A sleep disturbance can add to the stress of life with aHUS

When a doctor's appointment prompts sweat and an all-senses crisis

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by Shalana Jordan |

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banner image for Shalana Jordan's column Walking on Water, which features a woman on the left walking on a greenish body of water.

Doctor appointments: They’re the bane of my existence but also a constant part of my life. Nephrologist, hematologist, primary care physician, gynecologic oncologist, pain management doctor, physical therapist, cardiologist — the list goes on. I see each of these doctors regularly.

I nearly died in September 2020 and spent two months in intensive care with multiorgan failure. An asymptomatic bout of COVID-19 had activated atypical hemolytic uremic syndrome (aHUS), which caused permanent kidney, liver, uterine, and heart damage, as well as severe hemolysis, or a breakdown of red blood cells. That’s why doctor appointments are a permanent fixture in my life.

The day was like any other; I had a routine appointment. The doctor and I always talk about lab work, daily symptoms, and any new or worsening issues I’m experiencing. And while the visit seemed as normal as any, I discovered that a new issue had been plaguing me.

During my medical ordeal, I’d fallen and punctured my liver, which caused a huge hematoma that filled half of my torso. Hematomas are incredibly painful and can take a long time to dissolve. Over two years later, mine can still be seen on ultrasounds, although it’s much smaller.

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I’d been experiencing intensifying pain, especially if I did chores, pushed a shopping cart, or walked longer then five minutes. A cardiologist recently sent me for ultrasounds of several things, so we checked the hematoma as well. It’s still there and around the size of my palm.

After the nurse collected my information, my primary care doctor walked in. She asked how I’d been, and we made small talk for a minute before she cut me off.

“Ms. Jordan, I’m sorry to jump ahead, but I’ve been dying for you to come in to discuss what cardiology sent over,” she said. Her tone sounded off from her usual relaxed demeanor.

“OK, lay it on me,” I replied. Come on, I almost died, I thought. I can handle anything at this point.

“You’re pregnant.”

Insert silent blinking. I stared at her, waiting for her to tell the punchline of this joke. But she just stared back at me.

“Very funny,” I said. “I don’t have a uterus, cervix, or fallopian tubes, so there’s literally no way I can be pregnant.” I’d had a hysterectomy because of aHUS complications in July 2021.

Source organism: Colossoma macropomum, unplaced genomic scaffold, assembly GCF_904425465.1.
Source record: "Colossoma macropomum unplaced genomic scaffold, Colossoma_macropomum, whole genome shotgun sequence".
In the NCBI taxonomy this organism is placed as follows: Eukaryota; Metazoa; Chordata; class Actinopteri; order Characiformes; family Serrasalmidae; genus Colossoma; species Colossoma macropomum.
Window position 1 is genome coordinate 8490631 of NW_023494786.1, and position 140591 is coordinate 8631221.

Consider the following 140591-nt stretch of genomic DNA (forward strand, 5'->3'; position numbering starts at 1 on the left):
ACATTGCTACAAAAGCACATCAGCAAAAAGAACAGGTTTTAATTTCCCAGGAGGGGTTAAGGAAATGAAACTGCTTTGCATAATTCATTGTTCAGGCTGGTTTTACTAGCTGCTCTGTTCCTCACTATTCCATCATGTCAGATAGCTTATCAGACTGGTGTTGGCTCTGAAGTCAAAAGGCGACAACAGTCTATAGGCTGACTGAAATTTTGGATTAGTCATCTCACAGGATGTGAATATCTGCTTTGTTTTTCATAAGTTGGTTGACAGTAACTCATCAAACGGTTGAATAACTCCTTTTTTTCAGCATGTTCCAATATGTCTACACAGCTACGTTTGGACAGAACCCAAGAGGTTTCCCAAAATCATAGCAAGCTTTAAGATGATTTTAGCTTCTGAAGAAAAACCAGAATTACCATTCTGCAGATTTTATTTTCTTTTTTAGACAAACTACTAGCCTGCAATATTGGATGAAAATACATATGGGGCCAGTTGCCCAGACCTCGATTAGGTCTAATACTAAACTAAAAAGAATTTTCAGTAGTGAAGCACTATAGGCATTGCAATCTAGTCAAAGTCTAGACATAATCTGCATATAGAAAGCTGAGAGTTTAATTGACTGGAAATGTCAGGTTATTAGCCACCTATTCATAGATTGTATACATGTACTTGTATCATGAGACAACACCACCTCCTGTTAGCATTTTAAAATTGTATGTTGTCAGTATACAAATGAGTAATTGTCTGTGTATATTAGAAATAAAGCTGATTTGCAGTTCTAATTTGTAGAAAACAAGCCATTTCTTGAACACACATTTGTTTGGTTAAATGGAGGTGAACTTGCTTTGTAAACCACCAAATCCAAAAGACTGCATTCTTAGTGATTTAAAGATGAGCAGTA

Her look became serious, and she stared at me. I stared back. What are we doing? Having a standoff? She turned and pulled out the ultrasound results and laid them across the counter. We both leaned in and stared at them. And there it was. What we’d thought were hematoma remnants were instead a fully formed placenta and fetus.

“We would need to do another ultrasound,” the doctor said, “but if these are correct, you’re around 20 weeks pregnant.” Her tone and the off-putting hitch in her voice sounded excited and worried at the same time. I just stared back at her.

“Absolutely not. Nope, nope, and nope,” I said. “There’s no way. A baby can’t survive floating around in a torso. And my plumbing doesn’t even work like that anymore! No — just no.”

I was mad, baffled, and confused. I could feel my face getting hot and my heart rate increasing. I felt sick. Yes, I have the worst medical luck, but there’s no way. My mouth started to water, and I knew vomit would follow.

My doctor said she’d at first thought the scan was wrong. But she then had all the other doctors in the practice examine it. It was real.

“So it is pretty much impossible,” she said. “But there have been rare cases of babies developing outside the womb in an abdominal pregnancy. It happens in 1.4% of ectopic pregnancies.”

I couldn’t hold it in anymore. I was going to vomit. And the instant I went to puke …

I woke up. It was all a dream!

I sat up in bed, able to taste vomit in the back of my throat. My forehead was sweating, and my back felt sticky. I had a headache from the rush of adrenaline. It was still dark out. Then shooting pain shot up my left leg like a lightning strike. Pain tends to trigger my nightmares, and in this case, my May-Thurner syndrome, which affects a vein in the pelvis, was the bad guy.

This dream is a type of sleep disturbance I deal with several times a week because of pain. I have vivid and realistic nightmares. The more intense the pain, the worse the nightmares are. These dreams cause me to sweat and activate senses other than sight. I taste things, feel things, and smell things. It’s definitely one of the strangest parts of living with a rare disease.

Sometimes I’m exhausted and can’t keep my eyes open. Other times I have horrible insomnia. My sleep patterns and dreams have been forever disturbed because of my rare disease and associated comorbidities. While frustrating and intense, they at least make for great tales.

Note: aHUS News is strictly a news and information website about the disease. It does not provide medical advice, diagnosis, or treatment. This content is not intended to be a substitute for professional medical advice, diagnosis, or treatment. Always seek the advice of your physician or other qualified health provider with any questions you may have regarding a medical condition. Never disregard professional medical advice or delay in seeking it because of something you have read on this website. The opinions expressed in this column are not those of aHUS News or its parent company, BioNews, and are intended to spark discussion about issues pertaining to aHUS.


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